CARB-X is the world’s largest public-private partnership devoted to early stage antibacterial R&D. Funded by BARDA and Wellcome Trust, with in-kind support from NIAID, CARB-X will spend up to $455 million from 2016-2021 to support innovative antibiotics, vaccines and rapid diagnostics from ‘hit-to-lead’ stage through to Phase 1 clinical trials. CARB-X focuses on high priority drug-resistant bacteria, especially Gram-negatives. CARB-X is led by Boston University. Other partners include the Broad Institute of Harvard and MIT, MassBio, the California Life Sciences Institute and RTI International. For more information, please visit and follow us on Twitter @CARB_X.

About Wellcome Trust
Wellcome exists to improve health for everyone by helping great ideas to thrive. We’re a global charitable foundation, both politically and financially independent. We support scientists and researchers, take on big problems, fuel imaginations and spark debate. The Wellcome Trust is a charity registered in England and Wales, no. 210183. Its sole trustee is The Wellcome Trust Limited, a company registered in England and Wales, no. 2711000 (whose registered office is at 215 Euston Road, London NW1 2BE, UK)

About HHS, ASPR and NIH
HHS is the principal federal agency for protecting the health of all Americans and providing essential human services, especially for those who are least able to help themselves.

ASPR leads HHS’s efforts to prepare the nation to respond to and recover from adverse health effects of emergencies, supporting communities’ ability to withstand adversity, strengthening health and response systems, and enhancing national health security. Within ASPR, BARDA provides a comprehensive integrated portfolio approach to the advanced research and development, innovation, acquisition, and manufacturing of vaccines, drugs, therapeutics, diagnostic tools, and non-pharmaceutical products for public health emergency threats. These threats include chemical, biological, radiological, and nuclear threat agents, pandemic influenza, and emerging infectious diseases.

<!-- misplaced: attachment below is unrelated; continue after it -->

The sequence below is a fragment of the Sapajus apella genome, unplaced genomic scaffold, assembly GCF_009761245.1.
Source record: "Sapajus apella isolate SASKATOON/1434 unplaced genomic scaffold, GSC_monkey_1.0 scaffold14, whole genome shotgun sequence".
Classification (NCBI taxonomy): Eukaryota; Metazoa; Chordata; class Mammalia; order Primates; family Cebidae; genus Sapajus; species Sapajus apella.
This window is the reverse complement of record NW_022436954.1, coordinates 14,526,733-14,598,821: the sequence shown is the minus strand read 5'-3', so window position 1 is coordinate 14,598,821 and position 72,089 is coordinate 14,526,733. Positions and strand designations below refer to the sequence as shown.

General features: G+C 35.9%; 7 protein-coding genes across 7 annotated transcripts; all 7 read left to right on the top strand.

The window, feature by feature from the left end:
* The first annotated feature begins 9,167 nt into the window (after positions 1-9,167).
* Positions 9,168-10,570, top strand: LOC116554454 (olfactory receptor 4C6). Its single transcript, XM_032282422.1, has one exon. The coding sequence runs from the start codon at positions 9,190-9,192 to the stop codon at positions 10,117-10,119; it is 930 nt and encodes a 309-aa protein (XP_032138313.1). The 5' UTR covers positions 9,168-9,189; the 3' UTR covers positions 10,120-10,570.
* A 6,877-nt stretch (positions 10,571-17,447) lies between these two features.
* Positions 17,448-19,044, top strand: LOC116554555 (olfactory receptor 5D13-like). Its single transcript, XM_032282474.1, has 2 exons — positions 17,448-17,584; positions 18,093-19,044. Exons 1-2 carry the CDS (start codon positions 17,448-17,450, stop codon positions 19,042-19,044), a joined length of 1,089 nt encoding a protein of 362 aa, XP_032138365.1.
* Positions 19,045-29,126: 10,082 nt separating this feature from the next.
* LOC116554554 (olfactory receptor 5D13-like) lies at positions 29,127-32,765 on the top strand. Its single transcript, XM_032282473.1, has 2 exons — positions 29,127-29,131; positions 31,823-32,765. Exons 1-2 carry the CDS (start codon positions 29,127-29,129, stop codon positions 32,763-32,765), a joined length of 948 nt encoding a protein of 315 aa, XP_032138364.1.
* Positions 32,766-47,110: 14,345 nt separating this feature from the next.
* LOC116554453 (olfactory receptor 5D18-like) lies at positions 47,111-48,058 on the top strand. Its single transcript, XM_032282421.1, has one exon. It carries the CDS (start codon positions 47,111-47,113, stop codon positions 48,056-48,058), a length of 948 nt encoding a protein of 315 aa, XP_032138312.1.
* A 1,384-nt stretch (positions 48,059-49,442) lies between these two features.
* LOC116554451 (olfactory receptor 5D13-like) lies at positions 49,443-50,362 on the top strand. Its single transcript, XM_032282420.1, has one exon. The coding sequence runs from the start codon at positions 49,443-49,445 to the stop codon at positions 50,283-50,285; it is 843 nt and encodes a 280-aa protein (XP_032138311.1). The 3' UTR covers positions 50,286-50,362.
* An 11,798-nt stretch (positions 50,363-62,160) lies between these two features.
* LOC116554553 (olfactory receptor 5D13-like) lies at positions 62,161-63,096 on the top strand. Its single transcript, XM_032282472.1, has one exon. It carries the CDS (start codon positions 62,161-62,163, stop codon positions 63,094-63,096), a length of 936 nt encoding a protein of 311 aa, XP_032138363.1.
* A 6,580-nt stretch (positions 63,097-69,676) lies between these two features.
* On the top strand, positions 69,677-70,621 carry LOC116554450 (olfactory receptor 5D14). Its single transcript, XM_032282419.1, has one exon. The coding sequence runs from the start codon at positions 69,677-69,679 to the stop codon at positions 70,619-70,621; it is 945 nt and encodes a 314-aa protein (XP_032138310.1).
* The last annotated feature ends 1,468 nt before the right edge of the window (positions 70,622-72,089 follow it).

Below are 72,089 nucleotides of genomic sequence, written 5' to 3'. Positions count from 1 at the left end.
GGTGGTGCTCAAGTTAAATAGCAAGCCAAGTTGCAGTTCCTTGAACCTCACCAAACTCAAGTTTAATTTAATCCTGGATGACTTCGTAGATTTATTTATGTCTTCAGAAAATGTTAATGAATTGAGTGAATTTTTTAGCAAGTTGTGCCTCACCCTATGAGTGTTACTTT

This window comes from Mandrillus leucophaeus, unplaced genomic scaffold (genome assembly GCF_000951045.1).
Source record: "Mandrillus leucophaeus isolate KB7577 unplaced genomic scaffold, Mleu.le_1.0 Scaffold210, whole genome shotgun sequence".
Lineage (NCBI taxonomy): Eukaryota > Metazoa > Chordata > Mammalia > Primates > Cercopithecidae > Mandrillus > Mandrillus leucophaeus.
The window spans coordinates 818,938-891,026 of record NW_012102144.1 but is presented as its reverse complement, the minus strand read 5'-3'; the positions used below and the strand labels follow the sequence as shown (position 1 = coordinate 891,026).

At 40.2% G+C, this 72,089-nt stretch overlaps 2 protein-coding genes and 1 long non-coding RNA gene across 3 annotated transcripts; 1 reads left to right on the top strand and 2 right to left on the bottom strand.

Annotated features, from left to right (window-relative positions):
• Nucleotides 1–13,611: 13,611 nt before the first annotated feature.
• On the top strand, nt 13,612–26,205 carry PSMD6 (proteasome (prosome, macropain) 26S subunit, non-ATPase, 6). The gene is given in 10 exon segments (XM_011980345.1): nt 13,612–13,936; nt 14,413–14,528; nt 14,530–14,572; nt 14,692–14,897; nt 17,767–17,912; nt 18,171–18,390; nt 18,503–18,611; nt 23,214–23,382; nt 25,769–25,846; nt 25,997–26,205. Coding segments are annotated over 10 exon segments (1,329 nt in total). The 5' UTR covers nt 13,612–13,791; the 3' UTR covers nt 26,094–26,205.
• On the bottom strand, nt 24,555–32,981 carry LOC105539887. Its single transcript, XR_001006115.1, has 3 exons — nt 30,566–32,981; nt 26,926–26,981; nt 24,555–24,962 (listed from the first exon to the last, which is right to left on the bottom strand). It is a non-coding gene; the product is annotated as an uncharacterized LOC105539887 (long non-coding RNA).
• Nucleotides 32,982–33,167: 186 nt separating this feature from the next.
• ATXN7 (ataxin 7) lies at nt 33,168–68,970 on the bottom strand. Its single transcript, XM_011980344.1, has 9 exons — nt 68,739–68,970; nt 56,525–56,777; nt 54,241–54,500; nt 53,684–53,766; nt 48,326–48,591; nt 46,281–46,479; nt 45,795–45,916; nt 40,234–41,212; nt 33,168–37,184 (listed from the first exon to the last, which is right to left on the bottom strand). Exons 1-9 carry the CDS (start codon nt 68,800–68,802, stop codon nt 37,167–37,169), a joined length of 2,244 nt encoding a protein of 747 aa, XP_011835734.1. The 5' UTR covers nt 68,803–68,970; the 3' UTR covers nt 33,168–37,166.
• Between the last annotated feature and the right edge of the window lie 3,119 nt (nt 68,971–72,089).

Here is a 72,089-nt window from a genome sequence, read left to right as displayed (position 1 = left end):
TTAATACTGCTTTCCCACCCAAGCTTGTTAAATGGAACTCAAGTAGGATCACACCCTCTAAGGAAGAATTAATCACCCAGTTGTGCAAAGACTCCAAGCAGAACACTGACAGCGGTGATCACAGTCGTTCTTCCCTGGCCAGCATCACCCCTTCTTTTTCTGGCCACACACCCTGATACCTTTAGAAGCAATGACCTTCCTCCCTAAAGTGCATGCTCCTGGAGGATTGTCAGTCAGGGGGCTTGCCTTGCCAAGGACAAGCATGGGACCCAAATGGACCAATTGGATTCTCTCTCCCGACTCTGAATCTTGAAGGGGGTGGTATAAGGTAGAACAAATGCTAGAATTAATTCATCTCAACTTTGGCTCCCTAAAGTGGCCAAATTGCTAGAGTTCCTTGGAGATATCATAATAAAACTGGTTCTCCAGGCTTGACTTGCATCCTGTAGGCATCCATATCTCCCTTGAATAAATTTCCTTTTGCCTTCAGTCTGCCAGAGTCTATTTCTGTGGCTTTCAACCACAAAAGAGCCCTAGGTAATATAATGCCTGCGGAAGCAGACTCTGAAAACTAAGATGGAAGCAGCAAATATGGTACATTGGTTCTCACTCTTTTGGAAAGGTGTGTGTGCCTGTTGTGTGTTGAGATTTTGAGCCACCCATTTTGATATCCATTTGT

NIH, the nation’s medical research agency, includes 27 Institutes and Centers and is a component of the U.S. Department of Health and Human Services. NIH is the primary federal agency conducting and supporting basic, clinical, and translational medical research, and is investigating the causes, treatments, and cures for both common and rare diseases. NIAID conducts and supports research — at NIH, throughout the United States, and worldwide — to study the causes of infectious and immune-mediated diseases, and to develop better means of preventing, diagnosing and treating these illnesses. For more information about NIH and its programs, visit News releases, fact sheets and other NIAID-related materials are available on the NIAID website:

About Boston University
A leading research university with over 33,000 undergraduate and graduate students from more than 130 countries, nearly 10,000 faculty and staff, 17 schools and colleges, and 250 fields of study. Boston University is consistently ranked among the world’s best research universities and is a member of the American Association of Universities. For further information, see or contact Ann Comer-Woods